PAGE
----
It was recently announced that Rose Byrne has been cast as Jacinda Ardern, the Prime Minister of New Zealand, in a film chronicling her leadership during the aftermath of the Christchurch mosque shootings. This announcement has quickly been met with harsh criticism from New Zealanders and the Muslim community, who claim that the film is perpetuating “white saviorism.”
Andrew Niccol, writer of the Truman Show, is set to direct the film, titled “They are Us,” which has been described as an uplifting look at Ardern’s efforts to unify the community in support of banning assault rifles. It will take place in the days after the two deadly terrorist attacks on mosques in which 51 people died.
Once news of the film hit New Zealand, the media was quick to report on growing disdain for the project on social media. The activists, victims, and countless others were offended by the choice to focus on a white person in the midst of a tragic white supremacist attack on the Muslim community. The hashtag “#ShutdownTheyAreUs” quickly caught momentum.
This situation begs the question: do we need another white savior narrative in Hollywood? The short answer, no. Nope, definitely not. We have enough — well more than enough. Whether it was Emma Stone in “The Help,” Kevin Costner in “Hidden Figures,” or Viggo Mortensen in “Green Book,” the trope is becoming tiresome, and is inherently problematic to begin with.
All of these films share an idea that despite a strong, talented person of color’s fight for equality, they will always need a heroic white person to come to their aid. In the case of each of these true stories, the families of the main characters have come forward and pointed out that much of the white savior aspects of the story were not true. In fact, Kevin Costner’s character from “Hidden Figures” did not even exist.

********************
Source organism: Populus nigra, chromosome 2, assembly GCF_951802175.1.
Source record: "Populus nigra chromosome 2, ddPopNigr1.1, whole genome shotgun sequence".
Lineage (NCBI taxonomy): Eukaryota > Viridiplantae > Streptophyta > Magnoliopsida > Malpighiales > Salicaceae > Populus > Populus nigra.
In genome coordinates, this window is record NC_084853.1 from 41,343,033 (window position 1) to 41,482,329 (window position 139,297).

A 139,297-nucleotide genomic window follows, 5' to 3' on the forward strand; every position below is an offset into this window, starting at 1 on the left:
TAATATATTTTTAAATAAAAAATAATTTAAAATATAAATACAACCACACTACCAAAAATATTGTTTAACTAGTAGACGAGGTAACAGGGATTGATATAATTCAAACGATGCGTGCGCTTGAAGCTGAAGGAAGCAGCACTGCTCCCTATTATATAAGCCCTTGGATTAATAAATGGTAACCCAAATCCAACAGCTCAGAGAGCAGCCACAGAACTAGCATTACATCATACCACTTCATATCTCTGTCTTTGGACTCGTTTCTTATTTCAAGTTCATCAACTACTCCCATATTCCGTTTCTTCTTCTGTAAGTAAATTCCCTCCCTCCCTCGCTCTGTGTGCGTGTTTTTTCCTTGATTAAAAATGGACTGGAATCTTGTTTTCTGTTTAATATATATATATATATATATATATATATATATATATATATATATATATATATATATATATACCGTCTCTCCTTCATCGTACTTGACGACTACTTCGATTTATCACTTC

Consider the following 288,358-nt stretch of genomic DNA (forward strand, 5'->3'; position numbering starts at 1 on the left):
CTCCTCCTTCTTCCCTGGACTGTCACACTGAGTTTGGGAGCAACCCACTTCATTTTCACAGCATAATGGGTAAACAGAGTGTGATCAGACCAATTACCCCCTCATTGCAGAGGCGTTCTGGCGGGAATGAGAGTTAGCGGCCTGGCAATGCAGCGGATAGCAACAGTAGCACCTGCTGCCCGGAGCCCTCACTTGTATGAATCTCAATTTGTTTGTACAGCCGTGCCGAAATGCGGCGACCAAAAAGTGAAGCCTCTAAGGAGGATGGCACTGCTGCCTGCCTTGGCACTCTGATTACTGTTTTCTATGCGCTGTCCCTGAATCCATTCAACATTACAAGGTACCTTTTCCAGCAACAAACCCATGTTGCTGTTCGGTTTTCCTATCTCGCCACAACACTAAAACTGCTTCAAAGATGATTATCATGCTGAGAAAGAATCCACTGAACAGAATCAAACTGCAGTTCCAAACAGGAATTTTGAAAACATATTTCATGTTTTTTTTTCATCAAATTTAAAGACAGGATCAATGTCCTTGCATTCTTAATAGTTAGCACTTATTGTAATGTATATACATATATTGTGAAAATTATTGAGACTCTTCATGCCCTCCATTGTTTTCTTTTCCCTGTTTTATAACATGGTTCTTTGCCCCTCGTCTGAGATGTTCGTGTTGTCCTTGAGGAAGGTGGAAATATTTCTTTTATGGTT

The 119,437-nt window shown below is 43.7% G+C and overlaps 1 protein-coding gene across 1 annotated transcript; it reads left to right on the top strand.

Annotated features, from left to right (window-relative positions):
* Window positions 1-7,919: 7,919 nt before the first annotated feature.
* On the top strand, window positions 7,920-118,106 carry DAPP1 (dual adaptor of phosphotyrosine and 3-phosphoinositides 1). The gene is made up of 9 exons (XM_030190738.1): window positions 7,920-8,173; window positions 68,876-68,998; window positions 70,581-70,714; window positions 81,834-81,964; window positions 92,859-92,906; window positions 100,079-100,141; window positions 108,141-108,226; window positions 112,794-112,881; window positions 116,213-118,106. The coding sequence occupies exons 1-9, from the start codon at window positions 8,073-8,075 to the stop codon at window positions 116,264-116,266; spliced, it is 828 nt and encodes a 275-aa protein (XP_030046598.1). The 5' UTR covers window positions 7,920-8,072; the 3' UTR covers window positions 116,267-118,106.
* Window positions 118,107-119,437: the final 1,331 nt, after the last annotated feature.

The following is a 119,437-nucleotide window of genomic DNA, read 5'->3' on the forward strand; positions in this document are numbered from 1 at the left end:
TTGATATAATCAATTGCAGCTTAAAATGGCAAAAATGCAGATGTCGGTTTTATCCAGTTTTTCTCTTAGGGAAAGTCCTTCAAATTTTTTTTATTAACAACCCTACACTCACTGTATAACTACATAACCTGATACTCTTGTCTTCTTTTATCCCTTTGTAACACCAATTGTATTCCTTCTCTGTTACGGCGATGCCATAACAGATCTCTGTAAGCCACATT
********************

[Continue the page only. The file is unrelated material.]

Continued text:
Certain beloved films like “To Kill a Mockingbird” and “La La Land” fall into this trope too. While it doesn’t completely invalidate the merit of the film, it is certainly an important thing for audiences to keep in mind.
Ardern may very well have played a heroic role in the aftermath of this tragedy. However, it is certainly questionable to make a film so soon after a massacre, and to hardly focus on the grieving of the Muslim community, or the instances of heroism in the groups that were directly affected.
While most New Zealanders greatly respect Ardern’s actions in the wake of the shootings, they question the need to exploit the event for global entertainment so soon. Ardern has already distanced herself from the project. Perhaps the filmmaker will take the criticism in stride, and rework the film to create a more inclusive narrative.